10 Wild Winter Getaways Slideshow

10 Wild Winter Getaways Slideshow

Dominica boasts the second largest boiling lake in the world, situated at 2,500 feet above sea level in Morne Trois Pitons National Park. The only way to reach this Caribbean treasure is a day hike with a local guide. Expect to spend 6-7 hours total on the trip.

Shutterstock/John Copland

Off the northeast coast of Brazil, Fernando de Nohrona Island was declared a marine national park in 1988, restricting visitation to 420 tourists at a time. The volcanic landscape boasts rushing waterfalls, towering rock bluffs, and white sand beaches. Activities include swimming, diving, hiking, snorkeling and buggy tours. For an authentic experience, try Plana Sub—a sport in which divers are towed underwater by motorboat on an acryl board. 


Snorkel with millions of unique stingless jellyfish in Jellyfish Lake, a 14-acre basin where the Golden Jellyfish have evolved with no natural predators. This exquisite pool is on Eil Malk Island, within the Palau archipelago. The cascading waterfalls, plush tropical forests, expansive reefs, white sands and mysterious caves are pretty nice, too.


The volcanic Westman Islands are located just off the south coast of Iceland. These plush green islands have great hiking opportunities in the summer, when you can spy on the world's largest seasonal puffin colony. Take in the arresting landscapes or hop on of the daily whale spotting tours. During the dark winter months, there's an excellent chance of seeing the Northern Lights dance across the huge black canvas of the sky.

Located on the Japanese island of Kyushu, the nine ‘Hells’—or hot springs—of Beppu each have a distinct color and character. It’s a popular tourist attraction for Japanese travelers, but not as well-known abroad.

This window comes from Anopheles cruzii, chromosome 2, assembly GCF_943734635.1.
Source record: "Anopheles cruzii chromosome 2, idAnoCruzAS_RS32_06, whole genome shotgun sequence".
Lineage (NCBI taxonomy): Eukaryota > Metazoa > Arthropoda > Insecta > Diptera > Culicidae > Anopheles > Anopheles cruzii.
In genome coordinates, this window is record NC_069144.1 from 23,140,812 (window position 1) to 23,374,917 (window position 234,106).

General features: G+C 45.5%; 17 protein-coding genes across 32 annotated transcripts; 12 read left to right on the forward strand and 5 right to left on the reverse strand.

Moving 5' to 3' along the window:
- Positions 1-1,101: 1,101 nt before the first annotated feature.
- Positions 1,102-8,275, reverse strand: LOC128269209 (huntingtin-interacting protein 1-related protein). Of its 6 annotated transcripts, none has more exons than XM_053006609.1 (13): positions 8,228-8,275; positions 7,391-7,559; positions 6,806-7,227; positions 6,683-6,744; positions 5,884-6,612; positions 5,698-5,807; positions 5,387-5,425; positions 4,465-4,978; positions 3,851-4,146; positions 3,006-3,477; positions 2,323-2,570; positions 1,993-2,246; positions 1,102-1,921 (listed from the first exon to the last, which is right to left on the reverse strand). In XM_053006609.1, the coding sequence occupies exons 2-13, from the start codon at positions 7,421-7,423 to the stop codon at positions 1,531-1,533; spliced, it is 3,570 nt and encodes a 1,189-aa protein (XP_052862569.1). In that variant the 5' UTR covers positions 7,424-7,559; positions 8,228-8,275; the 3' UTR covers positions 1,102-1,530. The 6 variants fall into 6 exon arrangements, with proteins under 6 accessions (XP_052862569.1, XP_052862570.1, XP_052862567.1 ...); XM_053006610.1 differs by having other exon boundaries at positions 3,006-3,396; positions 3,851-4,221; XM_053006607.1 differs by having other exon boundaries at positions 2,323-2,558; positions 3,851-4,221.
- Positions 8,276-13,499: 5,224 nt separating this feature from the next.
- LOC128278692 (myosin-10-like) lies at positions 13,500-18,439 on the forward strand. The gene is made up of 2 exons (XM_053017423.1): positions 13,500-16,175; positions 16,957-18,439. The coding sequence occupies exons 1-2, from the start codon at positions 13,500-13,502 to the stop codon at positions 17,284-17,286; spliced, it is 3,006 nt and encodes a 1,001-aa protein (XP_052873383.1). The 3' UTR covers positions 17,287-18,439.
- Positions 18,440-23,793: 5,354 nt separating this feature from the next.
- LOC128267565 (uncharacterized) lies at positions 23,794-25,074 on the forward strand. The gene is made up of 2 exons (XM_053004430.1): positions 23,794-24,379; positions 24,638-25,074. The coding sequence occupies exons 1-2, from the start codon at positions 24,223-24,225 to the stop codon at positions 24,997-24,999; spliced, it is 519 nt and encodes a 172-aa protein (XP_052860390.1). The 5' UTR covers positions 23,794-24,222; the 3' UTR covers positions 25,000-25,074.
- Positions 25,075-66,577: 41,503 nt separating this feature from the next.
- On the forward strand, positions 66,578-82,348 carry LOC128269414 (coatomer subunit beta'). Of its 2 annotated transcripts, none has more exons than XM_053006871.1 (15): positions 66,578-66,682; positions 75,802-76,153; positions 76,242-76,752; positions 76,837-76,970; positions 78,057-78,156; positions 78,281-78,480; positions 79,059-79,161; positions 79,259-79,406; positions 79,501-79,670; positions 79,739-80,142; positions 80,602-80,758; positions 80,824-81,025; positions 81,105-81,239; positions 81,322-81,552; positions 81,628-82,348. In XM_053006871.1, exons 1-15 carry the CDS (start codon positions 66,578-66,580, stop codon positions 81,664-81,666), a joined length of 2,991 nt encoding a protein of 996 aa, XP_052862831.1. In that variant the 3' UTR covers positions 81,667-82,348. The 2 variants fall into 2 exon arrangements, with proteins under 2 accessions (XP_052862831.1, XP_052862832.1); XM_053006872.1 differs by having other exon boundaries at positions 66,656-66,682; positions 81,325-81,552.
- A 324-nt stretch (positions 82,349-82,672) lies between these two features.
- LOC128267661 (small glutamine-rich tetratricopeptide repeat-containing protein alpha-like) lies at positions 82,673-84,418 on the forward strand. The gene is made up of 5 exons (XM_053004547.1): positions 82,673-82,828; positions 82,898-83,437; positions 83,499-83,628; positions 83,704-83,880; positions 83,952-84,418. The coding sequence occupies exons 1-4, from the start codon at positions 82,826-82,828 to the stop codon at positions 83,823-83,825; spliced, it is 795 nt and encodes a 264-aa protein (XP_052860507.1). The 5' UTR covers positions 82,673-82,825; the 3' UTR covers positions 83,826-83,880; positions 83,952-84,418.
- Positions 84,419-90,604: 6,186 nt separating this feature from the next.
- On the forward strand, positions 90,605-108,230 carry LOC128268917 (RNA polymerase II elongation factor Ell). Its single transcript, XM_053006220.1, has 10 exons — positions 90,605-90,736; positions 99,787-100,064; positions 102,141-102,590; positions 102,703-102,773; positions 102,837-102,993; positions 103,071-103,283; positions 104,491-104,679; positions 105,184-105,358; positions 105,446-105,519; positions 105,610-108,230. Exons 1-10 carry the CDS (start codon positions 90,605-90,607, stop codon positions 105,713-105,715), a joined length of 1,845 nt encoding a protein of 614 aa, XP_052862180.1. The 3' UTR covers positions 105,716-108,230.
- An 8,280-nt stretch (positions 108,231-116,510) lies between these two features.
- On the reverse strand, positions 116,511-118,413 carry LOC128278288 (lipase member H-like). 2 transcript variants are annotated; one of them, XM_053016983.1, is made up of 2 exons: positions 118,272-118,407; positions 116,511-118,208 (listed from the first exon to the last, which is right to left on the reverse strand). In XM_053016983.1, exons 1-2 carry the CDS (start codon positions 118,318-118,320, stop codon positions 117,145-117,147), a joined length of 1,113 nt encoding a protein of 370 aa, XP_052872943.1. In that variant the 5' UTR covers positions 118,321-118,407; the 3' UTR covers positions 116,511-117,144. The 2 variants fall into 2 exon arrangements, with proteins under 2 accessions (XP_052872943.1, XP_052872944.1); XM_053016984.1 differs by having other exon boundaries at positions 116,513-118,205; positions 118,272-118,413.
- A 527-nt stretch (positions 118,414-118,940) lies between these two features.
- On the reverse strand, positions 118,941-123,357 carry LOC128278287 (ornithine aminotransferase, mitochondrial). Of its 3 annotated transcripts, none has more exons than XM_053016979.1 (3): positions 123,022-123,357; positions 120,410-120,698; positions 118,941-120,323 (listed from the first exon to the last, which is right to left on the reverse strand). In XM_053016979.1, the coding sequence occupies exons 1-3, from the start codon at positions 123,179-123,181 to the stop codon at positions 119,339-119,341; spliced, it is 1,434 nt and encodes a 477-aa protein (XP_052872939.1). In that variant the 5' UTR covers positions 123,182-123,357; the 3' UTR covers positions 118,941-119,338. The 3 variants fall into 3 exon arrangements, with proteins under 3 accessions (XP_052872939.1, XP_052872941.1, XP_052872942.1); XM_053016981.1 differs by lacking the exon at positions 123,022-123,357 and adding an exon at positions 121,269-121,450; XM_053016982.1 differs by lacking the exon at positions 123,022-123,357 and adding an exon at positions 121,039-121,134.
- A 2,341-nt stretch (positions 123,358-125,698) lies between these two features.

Shutterstock/Dimitri Saparov

Our next selection is only for the most intrepid travelers. Unless meeting Somali pirates is on your bucket list, you'll want to be extremely careful. But even its dangerous location doesn't stop many travelers who want to visit this "jewel of biodiversity in the Arabian Sea." Socotra is home to a plethora of strange flora and fauna, including rare frankincense and myrrh trees, and the famous Dragon’s Blood Tree—an umbrella-shaped plant that oozes a crimson sap. Socotra’s endemic species are rivaled only by those of Hawaii and the Galapagos Islands, making it a truly unique destination. Activities include kite surfing, trekking, free diving, windsurfing and paragliding

New Zealand's Koekohe Beach is famous for its Moeraki Boulders. The large, spherical rocks that pepper the shore are up to 3 meters in diameter and have been rubbed smooth by the sea. While you're in the area, go kiwi spotting at the Orokonui Ecosanctuary and enjoy fresh seafood from the boats in Moeraki's fishing village.


In this, Madagascar's southwest coastal region, you can expect white sands, friendly villagers and—thanks to its bone-jarringly bumpy roads, which help keep the crush of tourists away—plenty of peace and quiet. The village of Ambotsibotsike is well known for its biologically diverse mangrove, which can be reached by horseback, mountain bike or dugout canoe. Also, the Reniala Private Reserve—located one kilometer from the Mozambique Channel near the village of Ifaty-Mangily—protects baobab and the spiny forest (pictured), where visitors can observe rare birds and reptiles such as the blue vanga or spider tortoise. Looking for a little more excitement? Thrill-seekers can check out this kite-surfing haven farther north.

This tiny island in southern Thailand is located in Phang Nga Bay, a scenic kayaking destination between Krabi and Phuket. Adventurous travelers can also rent dirt bikes and explore the knotted forests surrounding Koh Yao Noi. Green-minded travelers will love this hotspot: Koh Yao Noi's eco-friendly homestay program won the island the World Legacy Award for Destination Stewardship from Conservation International and National Geographic Traveler in 2002.


Jaco Island lies at the easternmost tip of East Timor in Indonesia. The sacred site is uninhabited, though daily visits are allowed. On the opposite shore, guesthouses are available for rent, or with the owner's permission, you can camp on the beach. Make the trip across the water by dugout canoe with local fishermen and coconut vendors. Be sure to bring plenty of food and water for the day.